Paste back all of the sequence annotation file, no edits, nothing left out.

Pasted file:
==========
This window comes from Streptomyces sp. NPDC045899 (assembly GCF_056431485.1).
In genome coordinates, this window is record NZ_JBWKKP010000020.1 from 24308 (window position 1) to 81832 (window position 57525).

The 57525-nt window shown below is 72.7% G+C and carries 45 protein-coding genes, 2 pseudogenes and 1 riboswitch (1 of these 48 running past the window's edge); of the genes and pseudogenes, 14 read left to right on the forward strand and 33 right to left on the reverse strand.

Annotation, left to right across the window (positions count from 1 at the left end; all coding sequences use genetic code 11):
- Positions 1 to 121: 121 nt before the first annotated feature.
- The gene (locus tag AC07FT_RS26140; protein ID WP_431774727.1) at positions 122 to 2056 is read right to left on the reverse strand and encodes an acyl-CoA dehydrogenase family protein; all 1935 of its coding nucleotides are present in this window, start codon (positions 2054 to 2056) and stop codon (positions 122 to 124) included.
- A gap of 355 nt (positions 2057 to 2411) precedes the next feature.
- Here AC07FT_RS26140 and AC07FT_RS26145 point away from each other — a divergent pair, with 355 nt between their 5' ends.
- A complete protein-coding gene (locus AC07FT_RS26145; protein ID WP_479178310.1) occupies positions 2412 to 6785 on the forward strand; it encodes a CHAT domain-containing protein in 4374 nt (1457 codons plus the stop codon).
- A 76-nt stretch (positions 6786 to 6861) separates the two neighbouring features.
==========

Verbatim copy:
This window comes from Streptomyces sp. NPDC045899 (assembly GCF_056431485.1).
In genome coordinates, this window is record NZ_JBWKKP010000020.1 from 24308 (window position 1) to 81832 (window position 57525).

The 57525-nt window shown below is 72.7% G+C and carries 45 protein-coding genes, 2 pseudogenes and 1 riboswitch (1 of these 48 running past the window's edge); of the genes and pseudogenes, 14 read left to right on the forward strand and 33 right to left on the reverse strand.

Annotation, left to right across the window (positions count from 1 at the left end; all coding sequences use genetic code 11):
- Positions 1 to 121: 121 nt before the first annotated feature.
- The gene (locus tag AC07FT_RS26140; protein ID WP_431774727.1) at positions 122 to 2056 is read right to left on the reverse strand and encodes an acyl-CoA dehydrogenase family protein; all 1935 of its coding nucleotides are present in this window, start codon (positions 2054 to 2056) and stop codon (positions 122 to 124) included.
- A gap of 355 nt (positions 2057 to 2411) precedes the next feature.
- Here AC07FT_RS26140 and AC07FT_RS26145 point away from each other — a divergent pair, with 355 nt between their 5' ends.
- A complete protein-coding gene (locus AC07FT_RS26145; protein ID WP_479178310.1) occupies positions 2412 to 6785 on the forward strand; it encodes a CHAT domain-containing protein in 4374 nt (1457 codons plus the stop codon).
- A 76-nt stretch (positions 6786 to 6861) separates the two neighbouring features.